Earthbound was first released in the United States in 1995 for the Super Nintendo. Earthbound is known as Mother 2 in Japan and is the middle game in the Mother trilogy. This game didn’t achieve much success in the United States, selling less than 150,000 copies when it was originally released. Also, many people only heard about Earthbound years later thanks to the inclusion of its main character Ness in the Super Smash Bros. lineup. Nevertheless, on behalf of those who have played the game either in 1995 or in 2013, it is safe to say that Earthbound provides a unique gaming experience.
Earthbound, first released in 1995, has gained a faithful following over the years, serving as the source of several intellectual gaming discussions. Giygas, the ultimate nemesis for Ness and crew, is still one of the most disturbing and enigmatic end-game bosses I have ever encountered. Even before the final battle, an Earthbound player is treated to a unique and fulfilling RPG experience set in a modern times featuring quirky characters, a diverse soundtrack and subtle yet profound themes. Though I am not much of a fan of RPGs, I would strongly recommend at least a single playthrough of Earthbound not just for RPG aficionados but for all gamers. I have only played Earthbound once, but it was a truly significant experience, and I am very much looking forward to playing through it once again.
I myself am on the hunt for my very own copy of Earthbound. As such, I have come across copies of the game for over $100. Though I was taken aback by this, nothing prepared me for seeing Earthbound on sale for $15,000.
In actuality, the seller turned out to be offering a “pre-production prototype” for this amount, which he further described as being extremely rare. The seller had posted additional details about the item such as it being assessed and confirmed by the Video Game Authority, which ultimately gave the game a “No Grade” label, apparently because it is a one-of-a-kind item and is thus incomparable. It was encased by the Video Game Authority and has a certificate of authenticity from the organization.
I thought this was where the story ended for this expensive cart. Interestingly, however, this copy was sold, though it was for an offer that was not disclosed. The seller accepted a Best Offer bid that is less than his original asking price. How much lower the final bid was compared to the original request is unknown to me.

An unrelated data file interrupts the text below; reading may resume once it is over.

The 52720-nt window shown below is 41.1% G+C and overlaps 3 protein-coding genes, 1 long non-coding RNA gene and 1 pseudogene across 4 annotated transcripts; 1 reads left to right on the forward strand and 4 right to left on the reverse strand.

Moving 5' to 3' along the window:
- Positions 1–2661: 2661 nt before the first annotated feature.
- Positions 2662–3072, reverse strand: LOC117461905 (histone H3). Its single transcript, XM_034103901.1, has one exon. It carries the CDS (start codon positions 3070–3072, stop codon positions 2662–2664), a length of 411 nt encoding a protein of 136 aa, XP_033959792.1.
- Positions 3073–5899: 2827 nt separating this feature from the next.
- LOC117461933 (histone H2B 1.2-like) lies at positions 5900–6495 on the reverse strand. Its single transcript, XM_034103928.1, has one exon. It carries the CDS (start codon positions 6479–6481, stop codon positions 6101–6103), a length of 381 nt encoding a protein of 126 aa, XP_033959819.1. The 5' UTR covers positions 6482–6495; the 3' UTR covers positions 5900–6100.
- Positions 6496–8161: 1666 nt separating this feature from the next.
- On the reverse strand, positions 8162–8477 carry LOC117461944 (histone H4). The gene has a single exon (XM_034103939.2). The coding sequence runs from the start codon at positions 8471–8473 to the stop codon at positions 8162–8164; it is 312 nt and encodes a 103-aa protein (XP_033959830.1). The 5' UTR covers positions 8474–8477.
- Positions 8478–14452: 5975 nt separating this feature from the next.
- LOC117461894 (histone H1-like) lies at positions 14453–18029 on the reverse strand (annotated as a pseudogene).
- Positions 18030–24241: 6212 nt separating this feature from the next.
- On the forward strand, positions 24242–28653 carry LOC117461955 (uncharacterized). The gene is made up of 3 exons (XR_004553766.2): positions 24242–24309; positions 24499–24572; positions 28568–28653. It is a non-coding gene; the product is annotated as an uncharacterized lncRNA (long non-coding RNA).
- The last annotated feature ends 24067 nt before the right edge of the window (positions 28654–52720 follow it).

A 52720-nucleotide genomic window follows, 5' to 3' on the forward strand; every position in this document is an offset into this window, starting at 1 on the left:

Regardless of what amount was ultimately paid to the seller for this cart, I can’t help but wonder about the significance of the price originally set. My biggest issue with the price is the fact that you would essentially be paying simply to have the cart. The seller warns that attempting to open the case could possibly damage the cart. Granted, paying such a hefty price for an item would cause me to be incredibly protective, but I am ultimately curious as to how the pre-production prototype would compare to the final release, if there is even a difference. Nevertheless, such a saga is ultimately not surprising given the legacy of Earthbound. Though I don’t have $15,000 in the bank, let alone available to spend for a copy of a game, I am not surprised that such a price was demanded. As I mentioned before, Earthbound has gathered a strong following since its release, even prompting fans to make translations of other games in the Mother series and successfully calling for the release of Earthbound for the Virtual Console. Though I have described some of the elements which make Earthbound a unique game, there is simply an indescribable element that makes this game fascinating to new and old fans alike. To own this pre-production cart is to own a significant bit of gaming history and perhaps this may not be a steep asking price for some of Earthbound’s fans.
Are you willing to pay $15,000 for a chance to own the saga of the war against the elusive Giygas?